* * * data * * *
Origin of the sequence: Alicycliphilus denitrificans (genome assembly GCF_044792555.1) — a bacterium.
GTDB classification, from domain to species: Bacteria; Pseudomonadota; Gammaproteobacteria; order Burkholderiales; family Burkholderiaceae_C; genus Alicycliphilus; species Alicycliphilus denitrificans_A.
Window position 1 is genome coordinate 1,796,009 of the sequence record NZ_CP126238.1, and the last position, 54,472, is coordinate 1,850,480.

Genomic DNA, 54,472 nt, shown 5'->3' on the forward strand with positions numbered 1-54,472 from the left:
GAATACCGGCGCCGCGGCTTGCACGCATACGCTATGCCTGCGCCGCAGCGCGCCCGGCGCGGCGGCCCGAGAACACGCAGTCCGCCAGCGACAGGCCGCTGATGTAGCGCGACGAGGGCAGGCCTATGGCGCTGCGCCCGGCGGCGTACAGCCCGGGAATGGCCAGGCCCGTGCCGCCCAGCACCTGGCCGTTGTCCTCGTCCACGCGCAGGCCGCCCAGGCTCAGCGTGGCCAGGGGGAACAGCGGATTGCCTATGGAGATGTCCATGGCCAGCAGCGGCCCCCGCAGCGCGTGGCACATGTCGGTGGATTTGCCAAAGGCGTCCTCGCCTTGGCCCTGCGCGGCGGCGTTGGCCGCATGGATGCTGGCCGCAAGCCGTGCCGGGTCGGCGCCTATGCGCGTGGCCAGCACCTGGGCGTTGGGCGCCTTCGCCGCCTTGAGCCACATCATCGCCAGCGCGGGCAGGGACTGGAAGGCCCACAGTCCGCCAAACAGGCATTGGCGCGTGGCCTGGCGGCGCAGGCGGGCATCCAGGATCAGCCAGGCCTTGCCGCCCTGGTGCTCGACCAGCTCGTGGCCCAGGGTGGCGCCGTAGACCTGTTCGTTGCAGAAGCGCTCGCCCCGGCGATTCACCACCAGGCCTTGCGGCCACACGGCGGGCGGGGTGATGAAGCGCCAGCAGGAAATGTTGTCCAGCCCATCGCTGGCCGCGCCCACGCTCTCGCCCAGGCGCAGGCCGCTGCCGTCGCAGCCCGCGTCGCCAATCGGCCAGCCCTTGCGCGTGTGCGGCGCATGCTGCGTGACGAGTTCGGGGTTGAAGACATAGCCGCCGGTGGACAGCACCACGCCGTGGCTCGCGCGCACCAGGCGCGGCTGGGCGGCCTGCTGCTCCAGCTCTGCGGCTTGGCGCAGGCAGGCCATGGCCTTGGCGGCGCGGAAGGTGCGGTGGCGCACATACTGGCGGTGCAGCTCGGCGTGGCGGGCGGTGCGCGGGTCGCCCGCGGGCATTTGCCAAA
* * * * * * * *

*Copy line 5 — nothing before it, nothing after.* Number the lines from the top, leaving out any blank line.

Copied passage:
GAATACCGGCGCCGCGGCTTGCACGCATACGCTATGCCTGCGCCGCAGCGCGCCCGGCGCGGCGGCCCGAGAACACGCAGTCCGCCAGCGACAGGCCGCTGATGTAGCGCGACGAGGGCAGGCCTATGGCGCTGCGCCCGGCGGCGTACAGCCCGGGAATGGCCAGGCCCGTGCCGCCCAGCACCTGGCCGTTGTCCTCGTCCACGCGCAGGCCGCCCAGGCTCAGCGTGGCCAGGGGGAACAGCGGATTGCCTATGGAGATGTCCATGGCCAGCAGCGGCCCCCGCAGCGCGTGGCACATGTCGGTGGATTTGCCAAAGGCGTCCTCGCCTTGGCCCTGCGCGGCGGCGTTGGCCGCATGGATGCTGGCCGCAAGCCGTGCCGGGTCGGCGCCTATGCGCGTGGCCAGCACCTGGGCGTTGGGCGCCTTCGCCGCCTTGAGCCACATCATCGCCAGCGCGGGCAGGGACTGGAAGGCCCACAGTCCGCCAAACAGGCATTGGCGCGTGGCCTGGCGGCGCAGGCGGGCATCCAGGATCAGCCAGGCCTTGCCGCCCTGGTGCTCGACCAGCTCGTGGCCCAGGGTGGCGCCGTAGACCTGTTCGTTGCAGAAGCGCTCGCCCCGGCGATTCACCACCAGGCCTTGCGGCCACACGGCGGGCGGGGTGATGAAGCGCCAGCAGGAAATGTTGTCCAGCCCATCGCTGGCCGCGCCCACGCTCTCGCCCAGGCGCAGGCCGCTGCCGTCGCAGCCCGCGTCGCCAATCGGCCAGCCCTTGCGCGTGTGCGGCGCATGCTGCGTGACGAGTTCGGGGTTGAAGACATAGCCGCCGGTGGACAGCACCACGCCGTGGCTCGCGCGCACCAGGCGCGGCTGGGCGGCCTGCTGCTCCAGCTCTGCGGCTTGGCGCAGGCAGGCCATGGCCTTGGCGGCGCGGAAGGTGCGGTGGCGCACATACTGGCGGTGCAGCTCGGCGTGGCGGGCGGTGCGCGGGTCGCCCGCGGGCATTTGCCAAA